This book gives a detailed overview on this new and exciting field at the boundary of physics and chemistry. Laser-induced ultrafast molecuar dynamics is presented for many textbook-like examples of model molecules and clusters. Experimental results on phenomena like wave packet propagation, ultrafast photodissociation and femtosecond structural redistribution are presented and described theoretically.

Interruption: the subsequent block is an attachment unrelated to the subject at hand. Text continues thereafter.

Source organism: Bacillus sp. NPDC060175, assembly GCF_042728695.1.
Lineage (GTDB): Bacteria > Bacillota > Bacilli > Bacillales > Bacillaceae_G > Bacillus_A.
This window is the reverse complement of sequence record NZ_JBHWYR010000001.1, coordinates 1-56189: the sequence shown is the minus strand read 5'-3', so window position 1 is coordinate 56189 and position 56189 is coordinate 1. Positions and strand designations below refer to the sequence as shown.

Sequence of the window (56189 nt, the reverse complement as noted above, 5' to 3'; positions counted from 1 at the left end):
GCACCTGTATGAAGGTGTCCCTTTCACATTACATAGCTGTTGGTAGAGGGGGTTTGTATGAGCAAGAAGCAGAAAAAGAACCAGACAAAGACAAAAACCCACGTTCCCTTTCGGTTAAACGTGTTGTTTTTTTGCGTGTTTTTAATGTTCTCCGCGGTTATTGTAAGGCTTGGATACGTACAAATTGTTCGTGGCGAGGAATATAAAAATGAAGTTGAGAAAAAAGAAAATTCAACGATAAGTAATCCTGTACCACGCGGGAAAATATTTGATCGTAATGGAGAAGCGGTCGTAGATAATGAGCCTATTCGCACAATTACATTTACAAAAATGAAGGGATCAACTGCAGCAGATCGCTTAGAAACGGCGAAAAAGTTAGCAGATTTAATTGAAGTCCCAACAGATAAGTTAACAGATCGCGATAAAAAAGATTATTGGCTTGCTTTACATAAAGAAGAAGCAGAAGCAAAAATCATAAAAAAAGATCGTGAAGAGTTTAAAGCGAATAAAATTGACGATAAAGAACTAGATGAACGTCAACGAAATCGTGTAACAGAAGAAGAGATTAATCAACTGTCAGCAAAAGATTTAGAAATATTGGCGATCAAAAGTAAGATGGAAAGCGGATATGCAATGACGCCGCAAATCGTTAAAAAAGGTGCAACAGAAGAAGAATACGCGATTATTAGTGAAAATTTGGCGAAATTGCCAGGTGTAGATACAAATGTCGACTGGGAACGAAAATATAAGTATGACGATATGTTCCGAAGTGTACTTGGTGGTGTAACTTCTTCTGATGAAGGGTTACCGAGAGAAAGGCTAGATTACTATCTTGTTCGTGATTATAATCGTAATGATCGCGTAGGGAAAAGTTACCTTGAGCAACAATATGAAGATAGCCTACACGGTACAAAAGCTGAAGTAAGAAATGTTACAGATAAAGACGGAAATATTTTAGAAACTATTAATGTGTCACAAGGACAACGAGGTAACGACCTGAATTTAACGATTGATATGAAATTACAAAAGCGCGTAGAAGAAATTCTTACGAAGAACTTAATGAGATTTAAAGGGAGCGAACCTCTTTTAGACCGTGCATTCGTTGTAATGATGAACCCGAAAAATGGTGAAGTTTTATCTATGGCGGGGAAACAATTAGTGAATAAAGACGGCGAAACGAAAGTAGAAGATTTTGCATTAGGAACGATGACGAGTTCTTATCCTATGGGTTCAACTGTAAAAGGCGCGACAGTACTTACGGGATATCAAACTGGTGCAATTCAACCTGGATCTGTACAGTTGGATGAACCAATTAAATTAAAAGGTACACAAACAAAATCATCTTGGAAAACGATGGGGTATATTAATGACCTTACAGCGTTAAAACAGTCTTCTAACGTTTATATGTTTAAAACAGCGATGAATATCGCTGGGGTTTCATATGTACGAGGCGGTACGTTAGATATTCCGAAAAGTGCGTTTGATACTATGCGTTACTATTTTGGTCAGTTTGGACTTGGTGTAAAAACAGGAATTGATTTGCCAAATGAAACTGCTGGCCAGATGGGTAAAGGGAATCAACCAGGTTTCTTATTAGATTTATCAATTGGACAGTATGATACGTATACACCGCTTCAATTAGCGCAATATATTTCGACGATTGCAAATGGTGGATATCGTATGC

Ultrafast Dynamics at the Nanoscale provides a combined experimental and theoretical insight into the molecular-level investigation of light-induced quantum processes in biological systems and nanostructured (bio)assemblies. Topics include DNA photostability and repair, photoactive proteins, biological and artificial light-harvesting systems, plasmonic nanostructures, and organic photovoltaic materials, whose common denominator is the key importance of ultrafast quantum effects at the border between the molecular scale and the nanoscale. The functionality and control of these systems have been under intense investigation in recent years in view of developing a detailed understanding of ultrafast nanoscale energy and charge transfer, as well as fostering novel technologies based on sustainable energy resources. Both experiment and theory have made big strides toward meeting the challenge of these truly complex systems. This book, thus, introduces the reader to cutting-edge developments in ultrafast nonlinear optical spectroscopies and the quantum dynamical simulation of the observed dynamics, including direct simulations of two-dimensional optical experiments. Taken together, these techniques attempt to elucidate whether the quantum coherent nature of ultrafast events enhances the efficiency of the relevant processes and where the quantum–classical boundary sets in, in these high-dimensional biological and material systems. The chapters contain well-illustrated accounts of the authors’ research work, including didactic introductory material, and address a multidisciplinary audience from chemistry, physics, biology, and materials sciences. The book is, therefore, a must-have for graduate- and postgraduate-level researchers who wish to learn about molecular nanoscience from a combined spectroscopic and theoretical viewpoint.